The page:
OrCad Capture

Hello, I am using OrCAD 10.5 full suite for my school project. I'm fairly new to it as well. I got stuck with the following problems:

1) From what I read, the schematics and pcb footprint aren't exactly correlated. I am using Capture CIS. I could not find how to represent PCB footprint for OPA655 (SOIC) from TI.
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In fact, I am not sure what the PCB footprint code for any opamp is. Or should I use SOG.050/8/WG.something/L.something. I am not sure what 050 in SOG represents, because there are different options (i.e. 025 as SOG.025), so I do not know which one to use. Also, if I were to use SOG and
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is my opamp, which dimensions am I supposed to match? Chip with the pins or chip without the pins? Or somewhere in the middle so it is easier to solder. 2) I am also supposed to use OPA657 (SOIC)
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However, there is no electrical model for it in the libraries. So, I downloaded this opamp library from TI website. The model looks ugly though with some pins in the middle of the chip. I can move the pins around, also it still wouldn't look like an opamp after that. Is there a way to make it look like opamp, not a rectangle. As far as I understand it wouldn't matter for Layout.

Thanks, Vitaliy

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The 050 is the pin pitch in mils, .001 inches. The 8 means it has 8 pads for an 8 pin part. WG is the width of the gull-wing leads; be sure to find a foot print with a larger number here than the TI spec sheet shows for the maximum width of the part. L is the length of the molded body of the part; this really only affects the silk-screen, place outline, etc. of the foot print, so be sure to use foot print with the same or larger length than the actual part. Note that similar packages from different vendors can have different dimensions. Foot prints that have their basic dimensions specified in mm instead of inches, usually have an "m" in the numbers.

You will be advised by others, and I would second that advice, to learn to make your own foot prints, or at least to check the Orcad supplied foot prints carefully against the vendors recommended layout. It is not that hard. Foot prints are made in the Library Manager of the Layout package.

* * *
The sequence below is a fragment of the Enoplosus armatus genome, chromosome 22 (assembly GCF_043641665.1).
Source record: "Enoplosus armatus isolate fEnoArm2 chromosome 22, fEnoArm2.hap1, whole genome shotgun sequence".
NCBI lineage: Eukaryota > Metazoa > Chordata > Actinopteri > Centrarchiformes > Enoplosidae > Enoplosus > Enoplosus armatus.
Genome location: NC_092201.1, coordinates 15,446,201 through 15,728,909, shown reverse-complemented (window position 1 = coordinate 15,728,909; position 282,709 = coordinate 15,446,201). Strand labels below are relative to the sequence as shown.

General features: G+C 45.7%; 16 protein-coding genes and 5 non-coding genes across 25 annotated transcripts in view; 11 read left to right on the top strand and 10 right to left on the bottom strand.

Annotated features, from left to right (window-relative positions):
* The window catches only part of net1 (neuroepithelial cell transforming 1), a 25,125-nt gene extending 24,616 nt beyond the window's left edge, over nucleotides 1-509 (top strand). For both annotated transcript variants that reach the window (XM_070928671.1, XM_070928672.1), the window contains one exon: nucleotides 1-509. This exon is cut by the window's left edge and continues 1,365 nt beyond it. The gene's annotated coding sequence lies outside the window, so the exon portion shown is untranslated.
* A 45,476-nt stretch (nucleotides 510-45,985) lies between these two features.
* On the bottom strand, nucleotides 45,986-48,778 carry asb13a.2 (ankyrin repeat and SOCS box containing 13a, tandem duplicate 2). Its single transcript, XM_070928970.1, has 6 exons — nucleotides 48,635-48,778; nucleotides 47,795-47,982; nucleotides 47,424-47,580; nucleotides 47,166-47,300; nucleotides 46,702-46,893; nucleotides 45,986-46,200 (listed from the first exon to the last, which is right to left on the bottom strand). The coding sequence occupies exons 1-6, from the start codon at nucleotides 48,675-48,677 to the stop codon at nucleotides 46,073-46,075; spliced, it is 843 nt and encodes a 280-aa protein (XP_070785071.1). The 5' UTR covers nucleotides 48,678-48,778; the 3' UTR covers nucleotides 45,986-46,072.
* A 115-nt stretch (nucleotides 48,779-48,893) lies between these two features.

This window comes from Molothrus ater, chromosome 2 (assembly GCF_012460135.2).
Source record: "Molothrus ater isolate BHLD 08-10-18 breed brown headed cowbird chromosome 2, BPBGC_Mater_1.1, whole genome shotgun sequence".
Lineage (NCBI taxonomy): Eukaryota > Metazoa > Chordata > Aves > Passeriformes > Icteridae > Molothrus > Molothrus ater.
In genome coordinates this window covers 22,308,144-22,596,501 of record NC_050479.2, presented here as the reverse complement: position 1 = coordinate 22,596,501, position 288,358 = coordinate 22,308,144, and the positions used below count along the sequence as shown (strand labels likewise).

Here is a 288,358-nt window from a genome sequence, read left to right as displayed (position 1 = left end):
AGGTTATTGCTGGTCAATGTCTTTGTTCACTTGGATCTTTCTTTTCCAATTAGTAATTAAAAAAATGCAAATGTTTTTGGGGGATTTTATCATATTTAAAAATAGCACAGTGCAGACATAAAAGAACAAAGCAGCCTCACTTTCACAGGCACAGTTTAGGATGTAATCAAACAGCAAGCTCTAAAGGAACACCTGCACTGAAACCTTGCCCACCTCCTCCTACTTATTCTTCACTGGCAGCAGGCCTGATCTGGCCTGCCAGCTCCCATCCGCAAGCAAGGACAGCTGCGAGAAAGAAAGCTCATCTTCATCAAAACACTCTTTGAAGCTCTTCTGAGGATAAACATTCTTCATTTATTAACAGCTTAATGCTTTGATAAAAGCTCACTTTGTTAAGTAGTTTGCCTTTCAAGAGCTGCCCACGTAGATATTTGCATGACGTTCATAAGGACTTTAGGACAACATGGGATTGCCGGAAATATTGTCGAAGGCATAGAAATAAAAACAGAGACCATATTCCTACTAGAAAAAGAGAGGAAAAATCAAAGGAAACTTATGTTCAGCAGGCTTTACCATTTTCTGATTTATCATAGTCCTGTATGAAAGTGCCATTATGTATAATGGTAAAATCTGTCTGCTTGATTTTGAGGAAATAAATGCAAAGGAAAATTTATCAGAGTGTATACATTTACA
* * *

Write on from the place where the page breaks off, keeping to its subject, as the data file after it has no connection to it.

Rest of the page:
I am not sure about CaptureCIS 10.5, I use CaptureCIS 7.2, but the Capture package needs to know how to find the footprint libraries (separate from the schematic symbol libraries) in order to display the foot print when selecting parts from the database. This was/is done by creating a layout.ini file with the Layout package that contains all the foot print libraries you want to use, and then copying the layout.ini file from the Layout installation directory to the Capture installation directory.

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The pads in the foot print need to extend farther than the maximum spread of the leads.

I am not familiar with that part, so I don't know if it has a standard

8-pin opamp pinout, but you can use any library symbol that looks good to you and that contains numbered pins for every pin you want connected on the layout. The only information transfered from the schematic symbol to the layout is the pin numbering information that is used to create the netlist. The netlist is what transfers information about the schematic to Layout. It makes no difference what the name of the symbol is, so long as the pin numbers match the functions, AND there is a foot print available that matches the pin numbers to the right physical pins on the package (SOT-23 and TO-92 packages, amongst others, are often numbered in conflicting ways by various vendors, so be careful about this). If you don't like the look of the available symbol, and there is no standard available, make your own. I rarely use any Orcad supplied symbols, except for simple things like standard gates and op-amps.

Note that there is other information in the netlist for each part, such as the name of the footprint to be loaded (but which can be overridden once the design is in layout), the "value" of the part, the reference designator, etc.

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Ned Forrester        n_f_orrester@whoi.edu         508-289-2226
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Ned Forrester

Hello Ned, Thank You very much. I found your advices very helpful. Vitaliy

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